Despite the security fence between them, G20 leaders and the noisy protesters with a plethora of causes on their minds were closer than you might think in that both groups craved the attention of the international media while seemingly accomplishing nothing on the weekend in smouldering Fortress Toronto.
On one hand, you had a federal government blowing $1.2-billion for a dog-and-pony show that could have been done so much more frugally if egos weren’t in overdrive.
On the other hand, you had throngs of protesters with enough anarchists in their midst to make repressive security not only necessary, but critical in this post 9-11 era and their shopping list of pet causes was so lengthy that the leaders and media couldn’t have possibly taken them seriously.
Protesters like politicians love their photo ops and, like an opposition party, have a million things to attack governments on without focusing their efforts in order to get things done.
So, we heard a lot about gay rights, women’s rights, poverty, the legalization of marijuana and any one of a number of issues as the protesters marched and gathered at Queen’s Park, one of several Canadian epicentres for a repressive tax that kicks in Thursday in both British Columbia and Ontario.
The Harmonized Sales Tax (HST) will blend the GST and the respective provincial sales taxes on a wider variety of goods and services, including golf. In B.C., that means an extra seven per cent, while in Ontario, it will be an added eight per cent.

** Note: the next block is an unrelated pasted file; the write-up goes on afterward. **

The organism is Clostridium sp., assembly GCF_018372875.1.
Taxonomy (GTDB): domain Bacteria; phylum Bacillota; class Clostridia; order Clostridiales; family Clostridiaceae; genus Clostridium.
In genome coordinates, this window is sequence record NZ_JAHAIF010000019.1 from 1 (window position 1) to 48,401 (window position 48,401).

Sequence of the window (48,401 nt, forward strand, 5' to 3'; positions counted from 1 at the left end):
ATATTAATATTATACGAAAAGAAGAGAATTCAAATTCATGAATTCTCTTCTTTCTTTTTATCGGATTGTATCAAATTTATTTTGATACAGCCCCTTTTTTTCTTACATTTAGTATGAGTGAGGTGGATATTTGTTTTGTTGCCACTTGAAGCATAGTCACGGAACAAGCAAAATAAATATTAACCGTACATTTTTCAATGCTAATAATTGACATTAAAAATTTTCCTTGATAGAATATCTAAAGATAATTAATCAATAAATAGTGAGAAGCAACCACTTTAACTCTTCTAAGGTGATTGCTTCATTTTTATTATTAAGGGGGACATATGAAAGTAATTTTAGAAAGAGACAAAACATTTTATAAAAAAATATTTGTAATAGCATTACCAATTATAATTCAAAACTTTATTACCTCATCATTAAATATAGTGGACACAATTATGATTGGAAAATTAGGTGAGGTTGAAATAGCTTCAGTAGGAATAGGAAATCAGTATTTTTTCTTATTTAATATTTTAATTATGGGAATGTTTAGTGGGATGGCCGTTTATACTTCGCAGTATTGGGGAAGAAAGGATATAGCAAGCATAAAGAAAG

In all of the rhetoric that went on in Toronto on the weekend, not a word about the HST was mentioned, at least from the news reports I heard, even though the HST is targeted directly at consumers, whose paycheques aren’t going up along with this added cost.
Not that it matters, but golf isn’t likely to get any sympathy from the anti-poverty activists due to its reputation as a rich man’s sport among the ignorant and choose-to-be-ignorant, but it is a recreation with health benefits for all ages in this country, which you would think would make it HST exempt.
Such is not the case, so unlike the throngs of protesters in Toronto on the weekend, the golf industry must focus specifically what effect the HST will have as of Thursday. The current GNN Poll asks the question:
What do you think will be the long-term consumer reaction to the HST?
If you haven’t already, be sure to make your opinion known at the poll or in the comments section below.
Most people I’ve talked to in the industry expect initial grumbling, but feel it will die down as people begin to accept what simply amounts to, in their eyes, an increase in the cost of green fees and memberships, no matter how many smiley faces governments put on it or fireside chats they hold to discuss the HST.
As of Thursday, you as golf operators, are on your own to deal with the sticker shock.
Happy Canada Day.
Personally, I see a number of different ways that the HST can affect golf, starting Thursday but carrying on, perhaps for years: